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I've got Android device acting as a client, the PC is a Bluetooth Server, using Bluecove library

Code snippet from the client:

btSocket = serverBt.createRfcommSocketToServiceRecord(myUuid);

InputStream in = btSocket.getInputStream();
OutputStream out = btSocket.getOutputStream();
OutputStreamWriter osw = new OutputStreamWriter(out);
InputStreamReader isr = new InputStreamReader(in);
logTheEvent("Stuff got written, now waiting for the response.");
int dummy = isr.read();
logTheEvent("Servers response: "+ new Integer(dummy).toString());

And the server:

StreamConnectionNotifier streamConnNotifier = (StreamConnectionNotifier)Connector.open( connectionString, Connector.READ_WRITE );
StreamConnection incomingConnection=streamConnNotifier.acceptAndOpen();
InputStream in = incomingConnection.openInputStream();
OutputStream out = incomingConnection.openOutputStream();
OutputStreamWriter osw = new OutputStreamWriter(out);
InputStreamReader isr = new InputStreamReader(in);
int fromClient = isr.read();
System.out.println("Got from client " + new Integer(fromClient).toString());

When the osw.close(); at the client is uncommented, the message gets transferred to the server, however, client is then unable to receive the response, IOException with message "socket already closed" is thrown. However, when osw.close(); is commented, both client and server freeze: A. Client hangs on reading server's response of course B. Server hangs on streamConnNotifier.acceptAndOpen();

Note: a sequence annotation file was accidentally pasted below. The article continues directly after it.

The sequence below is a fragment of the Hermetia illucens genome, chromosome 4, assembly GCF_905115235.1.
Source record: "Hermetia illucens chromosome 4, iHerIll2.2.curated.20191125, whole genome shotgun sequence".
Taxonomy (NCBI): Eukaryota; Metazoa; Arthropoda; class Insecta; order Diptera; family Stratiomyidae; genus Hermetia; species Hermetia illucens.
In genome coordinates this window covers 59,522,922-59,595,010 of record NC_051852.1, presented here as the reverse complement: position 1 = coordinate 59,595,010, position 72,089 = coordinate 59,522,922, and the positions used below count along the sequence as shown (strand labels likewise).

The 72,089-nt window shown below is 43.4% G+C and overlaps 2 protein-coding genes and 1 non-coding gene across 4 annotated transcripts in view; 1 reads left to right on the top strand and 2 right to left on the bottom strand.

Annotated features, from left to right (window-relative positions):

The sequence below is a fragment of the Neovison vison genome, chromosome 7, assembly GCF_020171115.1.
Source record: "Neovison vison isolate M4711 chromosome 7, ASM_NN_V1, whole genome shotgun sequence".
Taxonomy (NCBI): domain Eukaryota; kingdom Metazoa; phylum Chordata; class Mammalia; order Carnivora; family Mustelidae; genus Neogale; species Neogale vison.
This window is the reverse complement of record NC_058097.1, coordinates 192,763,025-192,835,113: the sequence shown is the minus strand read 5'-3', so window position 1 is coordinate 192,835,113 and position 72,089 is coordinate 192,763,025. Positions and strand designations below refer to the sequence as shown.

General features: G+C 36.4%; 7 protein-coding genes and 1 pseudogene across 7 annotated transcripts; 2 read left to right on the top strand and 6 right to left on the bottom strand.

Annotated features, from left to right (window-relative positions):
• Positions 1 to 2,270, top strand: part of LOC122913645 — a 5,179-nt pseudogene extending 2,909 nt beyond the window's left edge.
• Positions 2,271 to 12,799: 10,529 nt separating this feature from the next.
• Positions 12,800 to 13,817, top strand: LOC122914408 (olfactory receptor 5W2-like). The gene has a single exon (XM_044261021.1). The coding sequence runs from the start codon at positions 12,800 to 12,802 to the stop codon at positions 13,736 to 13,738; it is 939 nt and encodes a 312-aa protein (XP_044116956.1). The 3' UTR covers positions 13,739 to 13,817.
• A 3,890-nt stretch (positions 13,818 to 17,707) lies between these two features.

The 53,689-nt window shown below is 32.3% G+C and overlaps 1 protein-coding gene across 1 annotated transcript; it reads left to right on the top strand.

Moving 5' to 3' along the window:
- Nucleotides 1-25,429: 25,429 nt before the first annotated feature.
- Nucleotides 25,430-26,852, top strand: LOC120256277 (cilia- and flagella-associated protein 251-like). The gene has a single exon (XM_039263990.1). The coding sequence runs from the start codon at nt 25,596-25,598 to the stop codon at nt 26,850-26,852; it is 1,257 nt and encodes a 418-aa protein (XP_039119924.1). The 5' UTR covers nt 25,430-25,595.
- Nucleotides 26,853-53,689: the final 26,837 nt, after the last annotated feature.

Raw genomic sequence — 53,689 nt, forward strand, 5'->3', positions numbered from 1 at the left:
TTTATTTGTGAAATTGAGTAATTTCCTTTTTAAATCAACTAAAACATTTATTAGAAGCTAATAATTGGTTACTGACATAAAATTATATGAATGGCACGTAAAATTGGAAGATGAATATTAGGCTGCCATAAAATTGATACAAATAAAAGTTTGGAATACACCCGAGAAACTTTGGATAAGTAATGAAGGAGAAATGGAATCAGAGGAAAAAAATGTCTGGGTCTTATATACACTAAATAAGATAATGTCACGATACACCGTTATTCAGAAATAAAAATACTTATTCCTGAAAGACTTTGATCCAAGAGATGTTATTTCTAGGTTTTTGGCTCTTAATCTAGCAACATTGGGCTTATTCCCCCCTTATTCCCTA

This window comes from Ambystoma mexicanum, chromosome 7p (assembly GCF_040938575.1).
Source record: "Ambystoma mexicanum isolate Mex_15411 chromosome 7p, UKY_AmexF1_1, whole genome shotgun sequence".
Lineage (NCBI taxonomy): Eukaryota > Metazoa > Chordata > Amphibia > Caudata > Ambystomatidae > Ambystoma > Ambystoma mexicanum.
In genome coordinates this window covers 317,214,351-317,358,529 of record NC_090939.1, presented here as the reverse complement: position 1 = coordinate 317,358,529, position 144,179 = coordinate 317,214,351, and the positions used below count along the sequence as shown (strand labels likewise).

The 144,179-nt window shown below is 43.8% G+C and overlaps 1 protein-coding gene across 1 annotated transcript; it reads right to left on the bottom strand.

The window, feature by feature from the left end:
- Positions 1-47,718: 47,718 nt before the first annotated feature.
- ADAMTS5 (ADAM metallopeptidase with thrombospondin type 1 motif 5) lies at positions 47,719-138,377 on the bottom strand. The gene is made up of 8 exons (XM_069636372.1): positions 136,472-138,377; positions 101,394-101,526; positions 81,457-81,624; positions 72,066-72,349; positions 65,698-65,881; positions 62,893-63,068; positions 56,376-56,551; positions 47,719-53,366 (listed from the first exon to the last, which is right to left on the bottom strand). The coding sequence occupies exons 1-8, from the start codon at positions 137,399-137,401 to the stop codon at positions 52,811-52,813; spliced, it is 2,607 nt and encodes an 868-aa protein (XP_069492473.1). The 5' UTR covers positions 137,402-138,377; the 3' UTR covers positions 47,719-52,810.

What should be done to enable two-way communication? Is my code, or PC Bluetoototh stack, or bluecove to blame?

share|improve this question
up vote 1 down vote accepted

Bluetooth uses buffered output. That means there is a small memory location that contains all of the data you write to the stream. When this memory location gets full, it writes the buffer data to the socket in a packet. When you prematurely close the socket, that buffer gets wiped, and the data is gone.

In order to force the stream to write, try calling flush()

Something else you could do is set the buffer size to be very small, so data always gets written. The performance won't be very good if you do this, though.

Unfortunately, I don't have all of the code I wrote, but there's a base project here

share|improve this answer
That's the problem, flushing the output stream at client's side does virtually nothing – soliloquyy Oct 15 '12 at 22:00
I'm not sure, then, sorry. It's been a couple years since I've struggled with this. :) – Codeman Oct 15 '12 at 22:08
Gave it another thought and just wrote many, many integers into the socket, and voila!, they got transmitted :) So seems like indeed, reaching the buffer size is needed to push the data without closing the stream. – soliloquyy Oct 18 '12 at 8:30
Great! :) Can you mark this is answered so other people can see? – Codeman Oct 21 '12 at 22:13

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